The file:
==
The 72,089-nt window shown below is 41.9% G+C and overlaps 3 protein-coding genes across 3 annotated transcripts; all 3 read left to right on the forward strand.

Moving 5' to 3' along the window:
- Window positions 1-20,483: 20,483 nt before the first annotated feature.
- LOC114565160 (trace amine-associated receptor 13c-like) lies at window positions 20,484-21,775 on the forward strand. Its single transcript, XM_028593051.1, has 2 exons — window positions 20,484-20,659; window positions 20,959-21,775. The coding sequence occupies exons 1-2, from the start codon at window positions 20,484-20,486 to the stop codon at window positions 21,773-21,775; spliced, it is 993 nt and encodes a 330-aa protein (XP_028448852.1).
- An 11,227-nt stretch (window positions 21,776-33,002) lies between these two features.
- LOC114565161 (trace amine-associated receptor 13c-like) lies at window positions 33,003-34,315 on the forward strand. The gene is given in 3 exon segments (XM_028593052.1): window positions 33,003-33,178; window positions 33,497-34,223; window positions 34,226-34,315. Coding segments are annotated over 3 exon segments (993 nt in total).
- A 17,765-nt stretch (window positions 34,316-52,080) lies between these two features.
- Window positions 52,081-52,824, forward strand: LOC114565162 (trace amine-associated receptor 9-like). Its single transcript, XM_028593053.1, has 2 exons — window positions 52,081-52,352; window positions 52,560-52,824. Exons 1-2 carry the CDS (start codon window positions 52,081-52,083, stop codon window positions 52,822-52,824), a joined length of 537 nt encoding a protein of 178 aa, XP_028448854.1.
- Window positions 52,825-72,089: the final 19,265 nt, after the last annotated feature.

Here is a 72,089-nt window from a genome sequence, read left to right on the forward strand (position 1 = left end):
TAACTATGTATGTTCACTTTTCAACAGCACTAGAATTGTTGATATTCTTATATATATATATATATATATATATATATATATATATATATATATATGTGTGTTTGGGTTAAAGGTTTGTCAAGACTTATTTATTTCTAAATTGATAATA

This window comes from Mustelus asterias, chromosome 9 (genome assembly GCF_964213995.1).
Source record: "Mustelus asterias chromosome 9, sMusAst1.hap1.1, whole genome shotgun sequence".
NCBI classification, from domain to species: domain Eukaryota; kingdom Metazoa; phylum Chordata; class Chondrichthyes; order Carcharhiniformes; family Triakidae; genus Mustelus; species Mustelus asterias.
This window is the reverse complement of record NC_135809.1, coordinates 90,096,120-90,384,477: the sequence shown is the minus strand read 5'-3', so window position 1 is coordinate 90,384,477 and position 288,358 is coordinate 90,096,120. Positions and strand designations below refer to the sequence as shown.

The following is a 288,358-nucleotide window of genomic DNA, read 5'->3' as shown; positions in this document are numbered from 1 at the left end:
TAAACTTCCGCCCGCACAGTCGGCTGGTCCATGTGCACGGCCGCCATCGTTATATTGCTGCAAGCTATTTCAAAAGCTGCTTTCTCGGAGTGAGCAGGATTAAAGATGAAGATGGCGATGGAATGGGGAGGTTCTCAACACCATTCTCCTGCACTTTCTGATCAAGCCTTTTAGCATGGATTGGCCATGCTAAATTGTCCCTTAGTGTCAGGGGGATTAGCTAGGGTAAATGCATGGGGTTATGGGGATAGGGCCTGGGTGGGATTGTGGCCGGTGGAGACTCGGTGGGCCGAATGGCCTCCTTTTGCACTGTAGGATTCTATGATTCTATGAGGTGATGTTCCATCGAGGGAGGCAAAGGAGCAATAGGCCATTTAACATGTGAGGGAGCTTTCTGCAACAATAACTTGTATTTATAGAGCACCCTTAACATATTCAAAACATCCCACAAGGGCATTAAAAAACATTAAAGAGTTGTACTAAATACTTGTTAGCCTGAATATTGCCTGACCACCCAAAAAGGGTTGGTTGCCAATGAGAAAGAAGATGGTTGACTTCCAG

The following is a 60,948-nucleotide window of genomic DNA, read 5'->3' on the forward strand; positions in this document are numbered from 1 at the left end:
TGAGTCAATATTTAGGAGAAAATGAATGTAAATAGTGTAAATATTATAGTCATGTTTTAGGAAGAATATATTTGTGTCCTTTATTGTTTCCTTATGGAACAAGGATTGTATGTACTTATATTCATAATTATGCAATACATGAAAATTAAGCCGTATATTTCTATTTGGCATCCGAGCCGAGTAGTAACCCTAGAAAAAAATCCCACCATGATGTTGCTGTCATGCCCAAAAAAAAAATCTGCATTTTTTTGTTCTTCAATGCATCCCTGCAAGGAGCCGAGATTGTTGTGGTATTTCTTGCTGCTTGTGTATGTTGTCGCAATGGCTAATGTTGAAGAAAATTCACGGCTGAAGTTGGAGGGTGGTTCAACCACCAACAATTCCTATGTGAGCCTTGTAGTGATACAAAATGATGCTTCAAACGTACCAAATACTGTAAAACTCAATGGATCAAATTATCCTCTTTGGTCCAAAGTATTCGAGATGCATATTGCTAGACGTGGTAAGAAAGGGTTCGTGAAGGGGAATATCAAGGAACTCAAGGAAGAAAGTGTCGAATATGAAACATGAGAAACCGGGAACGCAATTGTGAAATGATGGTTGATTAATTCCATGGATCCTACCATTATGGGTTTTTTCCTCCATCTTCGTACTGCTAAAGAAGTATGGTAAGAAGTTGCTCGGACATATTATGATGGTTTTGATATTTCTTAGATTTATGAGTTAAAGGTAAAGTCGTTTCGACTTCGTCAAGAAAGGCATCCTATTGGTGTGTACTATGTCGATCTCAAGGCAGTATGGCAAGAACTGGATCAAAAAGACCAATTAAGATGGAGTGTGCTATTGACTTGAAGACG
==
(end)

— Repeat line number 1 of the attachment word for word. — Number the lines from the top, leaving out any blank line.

The 72,089-nt window shown below is 41.9% G+C and overlaps 3 protein-coding genes across 3 annotated transcripts; all 3 read left to right on the forward strand.